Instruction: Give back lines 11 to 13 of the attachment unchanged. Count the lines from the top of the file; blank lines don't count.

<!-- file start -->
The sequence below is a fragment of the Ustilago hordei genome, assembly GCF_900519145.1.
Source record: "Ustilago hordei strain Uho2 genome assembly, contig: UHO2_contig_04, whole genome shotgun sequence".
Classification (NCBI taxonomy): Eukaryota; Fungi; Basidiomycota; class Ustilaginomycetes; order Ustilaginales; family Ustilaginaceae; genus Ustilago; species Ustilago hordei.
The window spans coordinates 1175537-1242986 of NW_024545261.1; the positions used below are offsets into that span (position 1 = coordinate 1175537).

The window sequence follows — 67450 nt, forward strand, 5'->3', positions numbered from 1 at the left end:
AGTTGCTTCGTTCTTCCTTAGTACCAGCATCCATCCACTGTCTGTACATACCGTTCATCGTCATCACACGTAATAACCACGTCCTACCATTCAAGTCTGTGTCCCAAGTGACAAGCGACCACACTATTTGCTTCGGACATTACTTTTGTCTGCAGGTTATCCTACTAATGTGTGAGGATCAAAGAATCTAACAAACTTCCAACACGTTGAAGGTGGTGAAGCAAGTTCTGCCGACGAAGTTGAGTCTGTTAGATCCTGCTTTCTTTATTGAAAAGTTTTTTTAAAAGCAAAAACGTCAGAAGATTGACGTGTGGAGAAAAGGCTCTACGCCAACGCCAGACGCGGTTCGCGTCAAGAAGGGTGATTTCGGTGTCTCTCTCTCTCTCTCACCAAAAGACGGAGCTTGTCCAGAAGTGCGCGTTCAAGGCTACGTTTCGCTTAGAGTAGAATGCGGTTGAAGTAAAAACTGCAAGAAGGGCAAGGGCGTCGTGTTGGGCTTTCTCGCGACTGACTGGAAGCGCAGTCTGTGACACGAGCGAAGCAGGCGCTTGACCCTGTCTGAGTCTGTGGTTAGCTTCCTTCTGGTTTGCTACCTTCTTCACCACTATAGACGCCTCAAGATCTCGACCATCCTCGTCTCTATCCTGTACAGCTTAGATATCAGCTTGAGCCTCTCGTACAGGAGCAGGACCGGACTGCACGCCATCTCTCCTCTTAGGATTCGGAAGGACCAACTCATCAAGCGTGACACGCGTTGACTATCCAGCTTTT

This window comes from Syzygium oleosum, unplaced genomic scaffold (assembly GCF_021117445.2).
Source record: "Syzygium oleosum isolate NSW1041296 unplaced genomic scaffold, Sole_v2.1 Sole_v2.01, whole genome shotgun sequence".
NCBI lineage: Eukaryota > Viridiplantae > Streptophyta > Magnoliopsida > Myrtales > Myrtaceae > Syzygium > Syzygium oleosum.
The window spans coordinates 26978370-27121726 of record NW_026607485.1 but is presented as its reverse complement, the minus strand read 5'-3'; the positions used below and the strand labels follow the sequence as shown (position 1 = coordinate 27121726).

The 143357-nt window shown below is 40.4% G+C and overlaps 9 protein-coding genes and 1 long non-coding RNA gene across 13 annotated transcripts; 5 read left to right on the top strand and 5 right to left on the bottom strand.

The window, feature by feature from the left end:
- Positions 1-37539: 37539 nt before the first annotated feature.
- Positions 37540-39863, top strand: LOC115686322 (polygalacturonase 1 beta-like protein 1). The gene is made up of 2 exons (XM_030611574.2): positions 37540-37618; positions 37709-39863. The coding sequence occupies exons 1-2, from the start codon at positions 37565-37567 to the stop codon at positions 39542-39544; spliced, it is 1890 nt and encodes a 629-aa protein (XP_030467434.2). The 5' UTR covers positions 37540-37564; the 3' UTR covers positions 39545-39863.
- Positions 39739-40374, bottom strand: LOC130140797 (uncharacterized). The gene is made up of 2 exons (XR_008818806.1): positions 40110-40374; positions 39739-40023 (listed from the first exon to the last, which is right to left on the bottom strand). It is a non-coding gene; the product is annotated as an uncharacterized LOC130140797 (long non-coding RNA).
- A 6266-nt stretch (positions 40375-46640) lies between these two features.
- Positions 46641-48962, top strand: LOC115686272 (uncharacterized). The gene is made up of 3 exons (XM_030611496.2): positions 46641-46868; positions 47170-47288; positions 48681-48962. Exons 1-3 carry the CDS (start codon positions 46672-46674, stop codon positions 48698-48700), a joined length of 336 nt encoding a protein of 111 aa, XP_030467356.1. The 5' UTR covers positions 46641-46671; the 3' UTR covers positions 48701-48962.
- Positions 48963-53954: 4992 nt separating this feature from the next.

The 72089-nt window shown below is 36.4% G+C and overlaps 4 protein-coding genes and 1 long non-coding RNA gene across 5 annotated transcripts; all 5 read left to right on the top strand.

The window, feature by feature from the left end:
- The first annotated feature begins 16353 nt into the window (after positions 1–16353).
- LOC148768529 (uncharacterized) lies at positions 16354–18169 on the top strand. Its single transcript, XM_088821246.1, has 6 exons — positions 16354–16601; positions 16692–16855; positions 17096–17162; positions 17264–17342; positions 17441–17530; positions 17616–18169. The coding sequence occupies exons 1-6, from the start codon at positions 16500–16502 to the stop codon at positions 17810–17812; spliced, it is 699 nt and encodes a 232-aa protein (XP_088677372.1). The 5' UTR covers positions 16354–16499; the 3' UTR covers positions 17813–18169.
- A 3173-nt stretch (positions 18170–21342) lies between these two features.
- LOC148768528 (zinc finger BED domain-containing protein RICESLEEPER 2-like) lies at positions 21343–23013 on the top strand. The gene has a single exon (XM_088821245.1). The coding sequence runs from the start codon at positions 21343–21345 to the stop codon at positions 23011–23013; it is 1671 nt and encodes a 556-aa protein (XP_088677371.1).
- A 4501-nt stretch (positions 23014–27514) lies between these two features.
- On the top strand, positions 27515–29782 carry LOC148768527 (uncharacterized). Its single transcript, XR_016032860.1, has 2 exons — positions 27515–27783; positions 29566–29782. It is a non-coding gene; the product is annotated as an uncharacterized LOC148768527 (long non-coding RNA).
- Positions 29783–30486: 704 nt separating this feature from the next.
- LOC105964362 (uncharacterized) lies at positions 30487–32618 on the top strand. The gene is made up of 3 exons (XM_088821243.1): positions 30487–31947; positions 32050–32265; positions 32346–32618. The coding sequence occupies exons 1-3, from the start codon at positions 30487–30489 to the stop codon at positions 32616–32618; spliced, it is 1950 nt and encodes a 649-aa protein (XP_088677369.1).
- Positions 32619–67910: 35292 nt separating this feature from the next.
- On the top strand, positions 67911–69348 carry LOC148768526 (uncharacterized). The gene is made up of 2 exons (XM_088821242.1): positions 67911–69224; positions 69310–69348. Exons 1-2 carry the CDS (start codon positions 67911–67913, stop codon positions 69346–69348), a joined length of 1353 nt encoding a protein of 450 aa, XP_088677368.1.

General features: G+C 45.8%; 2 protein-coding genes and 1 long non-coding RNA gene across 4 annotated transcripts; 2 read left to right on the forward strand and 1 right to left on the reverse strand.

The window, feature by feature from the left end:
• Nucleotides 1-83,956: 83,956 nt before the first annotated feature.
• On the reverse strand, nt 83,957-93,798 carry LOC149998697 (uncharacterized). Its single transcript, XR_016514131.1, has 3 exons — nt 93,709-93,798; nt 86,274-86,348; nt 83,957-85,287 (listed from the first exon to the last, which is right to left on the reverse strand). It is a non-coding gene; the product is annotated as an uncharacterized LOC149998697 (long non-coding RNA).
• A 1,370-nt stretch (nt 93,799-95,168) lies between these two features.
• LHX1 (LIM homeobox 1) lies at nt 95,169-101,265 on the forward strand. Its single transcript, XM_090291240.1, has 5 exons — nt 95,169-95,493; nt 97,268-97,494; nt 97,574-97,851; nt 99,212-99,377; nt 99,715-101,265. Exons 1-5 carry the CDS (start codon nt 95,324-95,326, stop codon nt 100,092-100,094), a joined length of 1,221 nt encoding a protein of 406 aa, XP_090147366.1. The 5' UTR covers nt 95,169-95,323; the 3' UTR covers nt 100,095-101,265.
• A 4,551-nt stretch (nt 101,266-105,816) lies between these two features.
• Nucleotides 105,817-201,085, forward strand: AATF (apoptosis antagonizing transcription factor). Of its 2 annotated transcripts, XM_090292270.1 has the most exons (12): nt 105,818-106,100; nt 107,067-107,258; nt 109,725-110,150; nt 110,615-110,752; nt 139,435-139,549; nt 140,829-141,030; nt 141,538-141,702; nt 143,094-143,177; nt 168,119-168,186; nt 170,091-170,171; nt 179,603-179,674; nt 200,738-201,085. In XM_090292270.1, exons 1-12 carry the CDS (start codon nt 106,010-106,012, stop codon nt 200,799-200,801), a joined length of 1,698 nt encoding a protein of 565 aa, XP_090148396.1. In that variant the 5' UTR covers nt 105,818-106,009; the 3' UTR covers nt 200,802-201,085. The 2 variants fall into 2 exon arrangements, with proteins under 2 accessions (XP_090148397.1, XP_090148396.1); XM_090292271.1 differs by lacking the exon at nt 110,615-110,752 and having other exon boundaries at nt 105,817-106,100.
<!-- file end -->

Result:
The 143357-nt window shown below is 40.4% G+C and overlaps 9 protein-coding genes and 1 long non-coding RNA gene across 13 annotated transcripts; 5 read left to right on the top strand and 5 right to left on the bottom strand.

The window, feature by feature from the left end:
- Positions 1-37539: 37539 nt before the first annotated feature.